Tip: Is a Whole-Body Split Right for You?

Here are the pros and cons.

People who use this split usually train 3 days a week. Each workout addresses both lower and upper-body muscle groups, although not with the same exercises each workout. Example:


  • Front Squat
  • Incline Dumbbell Press
  • Back Extension
  • T Bar Row
  • Barbell Curl
  • Pushdown


  • Leg Press
  • Dip
  • RDL
  • Pull-Up
  • Standing Calf Raise
  • Sit-Up


  • Lunge
  • Military Press
  • Seated Leg Curl
  • Dumbbell Row
  • Hammer Curl
  • French Press

The Pros

  • With the whole-body split, each muscle group gets trained not once, not twice, but three times per week. This is likely ideal (or close to ideal) for most lifters.
  • If you perform your exercises circuit-style, whole-body sessions provide a superior cardiovascular benefit.
  • Training three times weekly helps to ensure complete recovery since you'll have four off days per week.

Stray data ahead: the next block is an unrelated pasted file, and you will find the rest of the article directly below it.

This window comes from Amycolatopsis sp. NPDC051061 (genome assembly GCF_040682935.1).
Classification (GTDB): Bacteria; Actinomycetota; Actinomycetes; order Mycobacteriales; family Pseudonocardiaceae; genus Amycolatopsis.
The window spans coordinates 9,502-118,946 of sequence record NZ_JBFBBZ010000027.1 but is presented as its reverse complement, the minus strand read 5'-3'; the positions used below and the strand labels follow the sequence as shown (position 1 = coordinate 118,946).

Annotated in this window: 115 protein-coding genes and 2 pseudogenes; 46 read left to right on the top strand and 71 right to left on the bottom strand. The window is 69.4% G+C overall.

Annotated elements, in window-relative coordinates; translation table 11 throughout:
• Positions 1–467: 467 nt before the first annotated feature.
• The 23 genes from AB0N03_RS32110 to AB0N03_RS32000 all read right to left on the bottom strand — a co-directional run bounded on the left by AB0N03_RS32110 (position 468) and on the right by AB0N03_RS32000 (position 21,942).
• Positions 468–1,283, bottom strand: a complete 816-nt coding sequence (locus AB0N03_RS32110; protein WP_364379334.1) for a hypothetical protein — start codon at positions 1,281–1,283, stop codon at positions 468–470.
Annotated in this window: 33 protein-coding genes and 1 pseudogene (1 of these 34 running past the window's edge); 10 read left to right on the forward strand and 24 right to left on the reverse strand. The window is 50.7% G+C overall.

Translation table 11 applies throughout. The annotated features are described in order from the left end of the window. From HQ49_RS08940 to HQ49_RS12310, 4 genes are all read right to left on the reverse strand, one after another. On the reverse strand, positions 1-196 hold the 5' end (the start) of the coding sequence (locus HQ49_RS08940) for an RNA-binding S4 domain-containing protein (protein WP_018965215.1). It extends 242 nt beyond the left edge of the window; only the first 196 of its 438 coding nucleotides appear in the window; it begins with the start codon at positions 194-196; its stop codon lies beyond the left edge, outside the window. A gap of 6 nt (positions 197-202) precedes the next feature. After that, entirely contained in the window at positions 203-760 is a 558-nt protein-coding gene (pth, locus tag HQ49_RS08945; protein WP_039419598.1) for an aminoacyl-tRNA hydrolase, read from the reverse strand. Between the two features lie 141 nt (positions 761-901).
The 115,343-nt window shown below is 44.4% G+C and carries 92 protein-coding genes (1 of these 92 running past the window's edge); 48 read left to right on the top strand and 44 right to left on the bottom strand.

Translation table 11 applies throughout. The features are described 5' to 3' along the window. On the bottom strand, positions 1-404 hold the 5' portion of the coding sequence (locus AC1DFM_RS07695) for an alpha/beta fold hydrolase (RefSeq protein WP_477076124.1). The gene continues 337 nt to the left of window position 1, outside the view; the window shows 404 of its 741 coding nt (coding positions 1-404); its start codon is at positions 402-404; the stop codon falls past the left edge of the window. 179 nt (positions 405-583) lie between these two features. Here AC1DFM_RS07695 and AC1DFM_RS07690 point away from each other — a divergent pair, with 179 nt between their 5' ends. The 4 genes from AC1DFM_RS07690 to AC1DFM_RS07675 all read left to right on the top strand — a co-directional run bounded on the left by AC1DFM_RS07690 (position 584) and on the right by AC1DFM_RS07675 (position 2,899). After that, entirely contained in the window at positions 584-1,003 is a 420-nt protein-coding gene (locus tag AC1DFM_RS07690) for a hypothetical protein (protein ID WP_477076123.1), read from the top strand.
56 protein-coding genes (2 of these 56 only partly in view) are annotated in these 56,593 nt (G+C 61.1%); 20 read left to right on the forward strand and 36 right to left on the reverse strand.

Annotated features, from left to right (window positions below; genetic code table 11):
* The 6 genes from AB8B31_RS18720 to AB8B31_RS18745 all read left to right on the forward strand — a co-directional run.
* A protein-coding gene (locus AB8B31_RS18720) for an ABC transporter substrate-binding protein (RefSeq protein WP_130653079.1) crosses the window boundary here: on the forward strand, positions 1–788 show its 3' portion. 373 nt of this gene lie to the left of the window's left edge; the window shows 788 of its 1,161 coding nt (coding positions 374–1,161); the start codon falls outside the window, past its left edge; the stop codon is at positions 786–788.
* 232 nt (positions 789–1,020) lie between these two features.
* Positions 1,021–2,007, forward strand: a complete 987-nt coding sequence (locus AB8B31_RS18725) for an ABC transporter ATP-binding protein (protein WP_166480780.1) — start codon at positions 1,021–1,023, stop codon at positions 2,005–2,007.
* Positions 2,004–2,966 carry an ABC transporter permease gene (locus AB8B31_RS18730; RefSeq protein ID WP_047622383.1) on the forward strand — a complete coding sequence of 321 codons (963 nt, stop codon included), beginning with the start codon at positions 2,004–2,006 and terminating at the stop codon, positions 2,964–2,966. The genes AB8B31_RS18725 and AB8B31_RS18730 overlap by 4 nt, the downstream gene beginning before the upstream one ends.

• For busy lifters with limited time, training three days a week may be more practical than higher frequencies.

The Cons

  • While whole-body workouts allow for higher training frequencies, the total amount of focused work per muscle group is somewhat limited compared to bro splits (one muscle group per day usually) and upper/lower splits.
  • Some folks simply enjoy the gym and feel deprived if they only go three times per week. Now some of my harder-core colleagues are already thinking, "Do what you need, not what you like!" But as an experienced coach, I've learned the value of accommodating people's individual preferences for motivation and compliance.
Charles Staley is an accomplished strength coach who specializes in helping older athletes reclaim their physicality and vitality. At age 56, Charles is leaner than ever, injury free, and in his lifetime best shape. His PRs include a 400-pound squat, 510-pound deadlift, and a 17 chin-up max. Follow Charles Staley on Facebook